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Marquette Wire

The student news site of Marquette University

Marquette Wire

The student news site of Marquette University

Marquette Wire

Caddying teaches Evans Scholars how to “keep showing up”

Established in 1955, Marquette’s Evans Scholars program houses around 60 scholars and has 848 alumni.
Evans Scholars learn life lessons from their experience caddying. Photo Courtesy of Riley Heydenburg.

Chick Evans, an amateur golfer, requested in 1929 that the Western Golf Association donate his funds to create a full ride scholarship for caddies. Today, the WGA has Evans Scholarships available at 24 universities nationwide.

Established in 1955, Marquette’s Evans Scholars program houses around 60 scholars and has 848 alumni.

The application process to become an Evans Scholar looks at four things: Strong caddie record, excellent academics, demonstrated financial need and outstanding character.

Riley Heydenburg, a sophomore in the College of Arts & Sciences and Evans Scholar, said there’s a phrase they use frequently in the house: “Make Chick proud.”

“A lot of people have sacrificed their money and time for us to go to college. I think about that a lot,” Heydenburg said.

As far as their values go, Heydenburg said that the basis of their goals is to work hard in their academics and set an example for the younger scholars. 

Heydenburg said she started caddying as a sophomore in high school with her older brother. She said being a caddy has taught her determination and valuable life skills.

“It’s one of the best jobs a young person can have. It teaches you so many skills about how to be personable,” Heydenburg said.

Heydenburg said the phrase “Keep showing up,” guides her in her college career both as a caddy and as a student. She said she’s involved in a variety of organizations across campus, and on top of school, she can get very busy. She said reminding herself to keep showing up gives her the motivation to keep going.

Anthony Perfetti, a senior in the College of Communication and Evans Scholar said that this phrase applies to his experience as well.

“Waking up at six in the morning and going to caddy in the rain… it’s tough, but it’s the best job you can have. I still go out and caddy. I’ve built so many relationships,” Perfetti said.

Perfetti said the things he’s learned as a caddy have not only taught him how to have grit, but also how to improve himself as a person. 

“I was really shy until I started caddying, but you learn to talk to so many different people. Obviously, it’s not the same every time. You have some guys that want to be silent half the time or guys who want to be really talkative. When you meet so many different diverse types of personalities, it teaches you how to be a better communicator,” Perfetti said.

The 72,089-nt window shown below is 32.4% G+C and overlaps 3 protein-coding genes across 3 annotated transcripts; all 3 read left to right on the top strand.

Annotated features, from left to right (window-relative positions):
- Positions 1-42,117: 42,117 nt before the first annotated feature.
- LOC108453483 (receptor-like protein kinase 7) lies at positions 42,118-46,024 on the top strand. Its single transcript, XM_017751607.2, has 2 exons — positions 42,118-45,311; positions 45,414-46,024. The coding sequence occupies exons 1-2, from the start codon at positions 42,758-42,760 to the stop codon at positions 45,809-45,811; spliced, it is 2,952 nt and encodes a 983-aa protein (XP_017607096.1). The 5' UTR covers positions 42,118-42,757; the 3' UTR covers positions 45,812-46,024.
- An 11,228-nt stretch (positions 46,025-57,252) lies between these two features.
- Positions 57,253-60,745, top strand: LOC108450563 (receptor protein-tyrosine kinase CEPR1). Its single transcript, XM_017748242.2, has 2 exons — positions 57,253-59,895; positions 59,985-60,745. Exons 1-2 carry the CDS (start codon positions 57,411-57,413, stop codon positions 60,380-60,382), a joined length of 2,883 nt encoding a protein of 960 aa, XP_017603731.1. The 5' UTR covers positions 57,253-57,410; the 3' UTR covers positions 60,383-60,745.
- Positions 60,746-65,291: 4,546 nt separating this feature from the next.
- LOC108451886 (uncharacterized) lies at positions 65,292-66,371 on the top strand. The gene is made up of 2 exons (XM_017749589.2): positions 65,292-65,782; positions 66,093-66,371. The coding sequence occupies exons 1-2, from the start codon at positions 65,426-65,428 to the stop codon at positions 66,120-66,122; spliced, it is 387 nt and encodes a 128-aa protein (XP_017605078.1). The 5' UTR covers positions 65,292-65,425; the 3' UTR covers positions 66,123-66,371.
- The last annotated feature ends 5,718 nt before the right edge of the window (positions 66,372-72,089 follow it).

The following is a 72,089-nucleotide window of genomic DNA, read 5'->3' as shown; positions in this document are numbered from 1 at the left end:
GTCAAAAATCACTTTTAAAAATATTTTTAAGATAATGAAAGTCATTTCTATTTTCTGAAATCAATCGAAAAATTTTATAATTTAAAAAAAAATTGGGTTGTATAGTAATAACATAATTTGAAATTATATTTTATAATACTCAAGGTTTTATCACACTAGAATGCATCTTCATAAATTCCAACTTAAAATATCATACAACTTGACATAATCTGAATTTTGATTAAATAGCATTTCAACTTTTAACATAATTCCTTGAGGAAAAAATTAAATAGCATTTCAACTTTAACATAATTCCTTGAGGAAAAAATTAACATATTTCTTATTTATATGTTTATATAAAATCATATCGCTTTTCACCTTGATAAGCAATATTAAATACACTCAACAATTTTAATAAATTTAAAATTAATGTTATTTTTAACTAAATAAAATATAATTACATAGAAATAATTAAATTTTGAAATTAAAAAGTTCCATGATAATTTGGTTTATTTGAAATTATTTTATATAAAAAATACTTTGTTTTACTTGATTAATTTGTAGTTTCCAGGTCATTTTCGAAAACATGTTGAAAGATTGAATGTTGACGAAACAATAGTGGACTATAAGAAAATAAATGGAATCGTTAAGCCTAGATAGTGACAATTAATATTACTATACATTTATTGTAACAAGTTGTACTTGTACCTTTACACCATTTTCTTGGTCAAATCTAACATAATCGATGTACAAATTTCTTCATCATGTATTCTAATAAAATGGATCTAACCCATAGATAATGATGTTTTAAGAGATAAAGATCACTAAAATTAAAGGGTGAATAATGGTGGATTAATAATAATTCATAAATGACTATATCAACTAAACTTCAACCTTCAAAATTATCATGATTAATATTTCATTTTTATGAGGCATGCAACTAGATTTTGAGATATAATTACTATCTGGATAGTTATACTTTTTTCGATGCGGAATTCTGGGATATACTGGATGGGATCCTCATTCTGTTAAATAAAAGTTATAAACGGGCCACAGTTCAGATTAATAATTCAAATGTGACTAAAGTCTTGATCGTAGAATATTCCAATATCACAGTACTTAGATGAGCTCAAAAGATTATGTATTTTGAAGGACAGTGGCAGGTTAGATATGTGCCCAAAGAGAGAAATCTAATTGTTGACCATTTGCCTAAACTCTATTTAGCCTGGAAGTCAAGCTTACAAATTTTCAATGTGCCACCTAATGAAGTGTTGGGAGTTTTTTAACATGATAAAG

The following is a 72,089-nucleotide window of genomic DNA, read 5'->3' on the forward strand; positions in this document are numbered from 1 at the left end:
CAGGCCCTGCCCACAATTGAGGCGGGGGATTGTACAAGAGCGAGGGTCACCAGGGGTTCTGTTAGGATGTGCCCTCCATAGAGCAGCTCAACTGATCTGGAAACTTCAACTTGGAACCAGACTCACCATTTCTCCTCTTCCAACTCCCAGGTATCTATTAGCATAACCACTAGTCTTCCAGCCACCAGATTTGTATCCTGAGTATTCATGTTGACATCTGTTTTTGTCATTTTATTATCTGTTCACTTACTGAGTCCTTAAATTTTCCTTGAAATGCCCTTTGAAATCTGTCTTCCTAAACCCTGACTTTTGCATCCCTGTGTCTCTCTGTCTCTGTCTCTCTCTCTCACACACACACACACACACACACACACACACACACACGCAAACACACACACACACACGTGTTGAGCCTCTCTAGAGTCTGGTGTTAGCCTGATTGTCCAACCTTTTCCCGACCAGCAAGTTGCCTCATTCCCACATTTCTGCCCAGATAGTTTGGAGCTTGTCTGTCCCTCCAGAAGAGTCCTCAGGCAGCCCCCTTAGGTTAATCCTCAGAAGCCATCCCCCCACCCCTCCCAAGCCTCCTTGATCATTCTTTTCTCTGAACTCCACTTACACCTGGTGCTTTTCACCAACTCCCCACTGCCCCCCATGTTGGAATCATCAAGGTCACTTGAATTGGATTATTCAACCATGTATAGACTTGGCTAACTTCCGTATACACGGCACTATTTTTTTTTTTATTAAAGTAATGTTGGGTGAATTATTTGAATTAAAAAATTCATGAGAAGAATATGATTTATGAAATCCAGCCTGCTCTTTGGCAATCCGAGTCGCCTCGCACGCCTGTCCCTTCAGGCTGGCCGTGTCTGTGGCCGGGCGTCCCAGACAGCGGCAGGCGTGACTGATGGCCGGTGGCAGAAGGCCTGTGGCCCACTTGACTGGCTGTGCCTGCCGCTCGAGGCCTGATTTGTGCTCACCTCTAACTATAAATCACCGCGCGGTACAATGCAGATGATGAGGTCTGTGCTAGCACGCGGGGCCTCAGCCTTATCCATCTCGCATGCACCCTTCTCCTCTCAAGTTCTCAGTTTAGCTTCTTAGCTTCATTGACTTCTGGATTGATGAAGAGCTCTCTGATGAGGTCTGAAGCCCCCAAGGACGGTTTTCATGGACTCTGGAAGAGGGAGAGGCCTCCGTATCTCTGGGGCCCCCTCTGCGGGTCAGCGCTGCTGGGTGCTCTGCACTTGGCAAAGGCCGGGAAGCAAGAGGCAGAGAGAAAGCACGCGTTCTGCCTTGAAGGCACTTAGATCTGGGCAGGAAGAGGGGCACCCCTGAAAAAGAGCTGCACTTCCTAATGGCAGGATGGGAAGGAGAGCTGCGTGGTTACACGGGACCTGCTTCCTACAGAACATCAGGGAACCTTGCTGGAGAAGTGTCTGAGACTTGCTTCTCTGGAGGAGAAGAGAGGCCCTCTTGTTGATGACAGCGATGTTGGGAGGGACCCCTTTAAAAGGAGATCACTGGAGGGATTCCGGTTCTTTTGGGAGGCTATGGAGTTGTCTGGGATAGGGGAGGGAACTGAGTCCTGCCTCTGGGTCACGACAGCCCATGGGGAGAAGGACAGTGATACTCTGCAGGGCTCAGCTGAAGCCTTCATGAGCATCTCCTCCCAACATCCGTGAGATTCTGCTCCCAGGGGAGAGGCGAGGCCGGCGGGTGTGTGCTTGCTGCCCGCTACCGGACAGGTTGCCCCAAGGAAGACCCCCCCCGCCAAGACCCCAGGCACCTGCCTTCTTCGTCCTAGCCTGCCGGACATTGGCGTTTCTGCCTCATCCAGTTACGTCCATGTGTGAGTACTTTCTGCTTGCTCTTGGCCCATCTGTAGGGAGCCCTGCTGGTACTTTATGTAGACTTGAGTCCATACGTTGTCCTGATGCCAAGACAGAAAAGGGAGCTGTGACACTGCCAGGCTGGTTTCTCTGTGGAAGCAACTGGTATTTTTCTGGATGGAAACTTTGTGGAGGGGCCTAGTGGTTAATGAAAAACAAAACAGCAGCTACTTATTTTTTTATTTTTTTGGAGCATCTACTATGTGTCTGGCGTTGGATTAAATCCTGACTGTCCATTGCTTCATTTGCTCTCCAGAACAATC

Similarly, Frank Signorelli, a sophomore in the College of Business Administration and Evans Scholar, said that being a caddy taught him how to have professional conversations.

Signorelli started caddying when he was in seventh grade. He said he almost quit because he was young and didn’t know a lot of the people he worked with, but when he came back to caddying after taking a break, he started enjoying the opportunities it gave him, such as becoming assistant caddy master.

Through these conversations, Signorelli said he was able to determine that he wanted to become a business major.

“When you’re caddying people are always asking you what you want to do with your life. You’re talking to people who have real world experience. I took the most common response that I got which was to major in something business adjacent, and I looked into it myself and now I’m a finance and commercial banking major,” Signorelli said.

As for the environment of the house, Signorelli said that the Evans Scholars work hard to live out the scholarship’s legacy.

“It’s nice to live with people that have the same expectations and that general dedication to school. I’ll go down in the basement and see 20 people studying,” Signorelli said.

Perfetti described the environment of the Evans Scholar house as inviting and social.

“When you pop out into the hall, there’s always people to talk to. That’s really helpful because being social is such an important part of college and mental health,” Perfetti said.

Signorelli said that he’s always done the most with what he has, and living in the Evans Scholar house is no different. He said he knows he needs to work hard, because the scholarship isn’t just a free ride.

“What we learn as caddies follows us through college and teaches us to have a strong work ethic,” Heydenburg said.

This story was written by Sophia Tiedge. She can be reached at [email protected].

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Sophia Tiedge
Sophia Tiedge, Executive News Editor
Sophia is a sophomore from Arlington Heights, IL studying journalism. This year she will serving as the Executive News Editor after spending last year as a news reporter. In her free time, Sophia enjoys reading, working out and going to new places with her friends. This year Sophia is looking forward to collaborating with others and learning more about what happens on campus.

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